Perceptions of the impact of COVID-19 on healthcare communication in a nationally representative cross-sectional survey of family caregivers

BMJ Open. 2022 Apr 13;12(4):e051154. doi: 10.1136/bmjopen-2021-051154.


Objective: To understand the perceptions of the impact of the COVID-19 pandemic on healthcare communication with family caregivers.

Design: Nationally representative survey.

Setting: USA (national).

Participants: 340 family caregivers, demographically representative of the US population by race/ethnicity.

Primary outcome measures: Communication outcomes (feeling involved by the provider, feeling involved by the care recipient, feeling more encouraged to be involved in care, feeling contributory to discussions, feeling questions are being answered), behavioural/wellness outcomes (feeling anxious, feeling isolated, feeling it is easier to attend the clinic visit), and desire to continue using telemedicine.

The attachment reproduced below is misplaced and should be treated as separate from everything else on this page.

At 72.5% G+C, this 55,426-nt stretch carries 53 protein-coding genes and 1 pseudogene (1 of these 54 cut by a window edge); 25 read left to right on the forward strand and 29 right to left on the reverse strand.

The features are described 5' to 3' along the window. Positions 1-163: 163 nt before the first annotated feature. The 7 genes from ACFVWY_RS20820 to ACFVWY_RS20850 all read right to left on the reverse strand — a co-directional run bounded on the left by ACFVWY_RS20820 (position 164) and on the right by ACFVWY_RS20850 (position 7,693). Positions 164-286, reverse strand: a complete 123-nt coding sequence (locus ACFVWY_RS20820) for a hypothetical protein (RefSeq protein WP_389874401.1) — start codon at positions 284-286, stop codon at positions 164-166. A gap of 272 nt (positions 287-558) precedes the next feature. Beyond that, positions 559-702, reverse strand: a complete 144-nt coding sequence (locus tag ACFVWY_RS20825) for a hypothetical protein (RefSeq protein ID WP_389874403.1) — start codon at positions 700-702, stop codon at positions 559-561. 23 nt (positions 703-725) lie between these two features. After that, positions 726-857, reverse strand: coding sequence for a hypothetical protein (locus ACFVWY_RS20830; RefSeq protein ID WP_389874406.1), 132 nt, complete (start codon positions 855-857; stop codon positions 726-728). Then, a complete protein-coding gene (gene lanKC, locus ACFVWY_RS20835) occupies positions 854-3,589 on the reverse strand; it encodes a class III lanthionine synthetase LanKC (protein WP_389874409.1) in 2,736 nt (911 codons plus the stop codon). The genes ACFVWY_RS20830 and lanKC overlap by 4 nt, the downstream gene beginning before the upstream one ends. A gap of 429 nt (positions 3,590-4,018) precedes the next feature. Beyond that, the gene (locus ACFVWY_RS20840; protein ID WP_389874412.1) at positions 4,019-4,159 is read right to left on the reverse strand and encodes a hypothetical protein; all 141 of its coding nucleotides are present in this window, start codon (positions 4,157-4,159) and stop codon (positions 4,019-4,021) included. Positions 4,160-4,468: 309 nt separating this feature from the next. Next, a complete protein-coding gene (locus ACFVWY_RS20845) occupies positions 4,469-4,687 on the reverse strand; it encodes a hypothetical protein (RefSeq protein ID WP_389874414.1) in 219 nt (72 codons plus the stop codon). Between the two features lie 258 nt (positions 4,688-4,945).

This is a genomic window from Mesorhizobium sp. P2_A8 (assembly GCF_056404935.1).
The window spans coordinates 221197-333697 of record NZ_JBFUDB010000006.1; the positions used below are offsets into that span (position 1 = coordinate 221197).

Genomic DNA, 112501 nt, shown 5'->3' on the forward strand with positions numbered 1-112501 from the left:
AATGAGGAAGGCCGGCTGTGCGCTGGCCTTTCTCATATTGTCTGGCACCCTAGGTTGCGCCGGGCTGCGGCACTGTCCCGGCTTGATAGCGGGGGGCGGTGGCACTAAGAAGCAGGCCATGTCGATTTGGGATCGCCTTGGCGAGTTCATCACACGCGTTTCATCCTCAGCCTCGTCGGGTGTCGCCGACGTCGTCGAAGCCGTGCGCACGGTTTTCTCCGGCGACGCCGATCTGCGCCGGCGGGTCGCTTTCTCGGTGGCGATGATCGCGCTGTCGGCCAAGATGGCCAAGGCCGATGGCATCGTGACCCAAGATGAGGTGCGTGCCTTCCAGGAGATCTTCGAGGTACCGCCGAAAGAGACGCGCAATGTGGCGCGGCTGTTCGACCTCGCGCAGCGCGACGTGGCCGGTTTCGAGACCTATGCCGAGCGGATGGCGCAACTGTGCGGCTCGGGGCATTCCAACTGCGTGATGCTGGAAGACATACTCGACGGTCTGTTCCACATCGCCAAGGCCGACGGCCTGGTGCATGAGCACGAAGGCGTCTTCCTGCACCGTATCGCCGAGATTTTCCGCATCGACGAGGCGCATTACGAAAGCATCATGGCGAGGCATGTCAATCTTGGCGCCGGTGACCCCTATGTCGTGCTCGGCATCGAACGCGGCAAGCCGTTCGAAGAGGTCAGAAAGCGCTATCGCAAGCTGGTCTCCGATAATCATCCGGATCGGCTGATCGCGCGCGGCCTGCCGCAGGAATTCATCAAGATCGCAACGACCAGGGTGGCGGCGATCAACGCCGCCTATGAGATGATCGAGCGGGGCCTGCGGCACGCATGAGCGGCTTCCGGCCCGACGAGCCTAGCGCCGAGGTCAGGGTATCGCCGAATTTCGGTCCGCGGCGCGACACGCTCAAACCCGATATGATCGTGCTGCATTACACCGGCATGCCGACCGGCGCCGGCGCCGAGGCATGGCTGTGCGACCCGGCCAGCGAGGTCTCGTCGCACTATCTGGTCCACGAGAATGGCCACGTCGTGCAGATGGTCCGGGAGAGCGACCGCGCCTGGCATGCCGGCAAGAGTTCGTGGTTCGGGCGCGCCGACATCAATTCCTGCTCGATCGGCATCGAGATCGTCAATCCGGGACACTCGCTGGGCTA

Results: Having less than a college degree was associated with decreased odds of feeling involved by the provider (OR 0.46; 95% CI 0.26 to 0.83; p=0.01), feeling involved by the care recipient (OR 0.44; 95% CI 0.24 to 0.79; p=0.01), feeling more encouraged to be involved in care (OR 0.49; 95% CI 0.27 to 0.86; p=0.01), feeling like they contribute to discussions (OR 0.45; 95% CI 0.25 to 0.82; p=0.01) and feeling like their questions are being answered (OR 0.33; 95% CI 0.18 to 0.60; p<0.001).

Conclusion: In our sample, the shift to telemedicine during COVID-19 was well received but caregivers of low educational attainment reported poorer health communication, and a greater proportion of black/African American and Hispanic caregivers reported a desire to return to in-person visits. There is an opportunity to improve health systems and increase equity as telemedicine becomes more widespread.

Keywords: COVID-19; caregivers; health communications; telemedicine.

Publication types

  • Research Support, Non-U.S. Gov't

MeSH terms

  • COVID-19* / epidemiology
  • Caregivers
  • Communication
  • Cross-Sectional Studies
  • Humans
  • Pandemics
  • SARS-CoV-2
  • Telemedicine*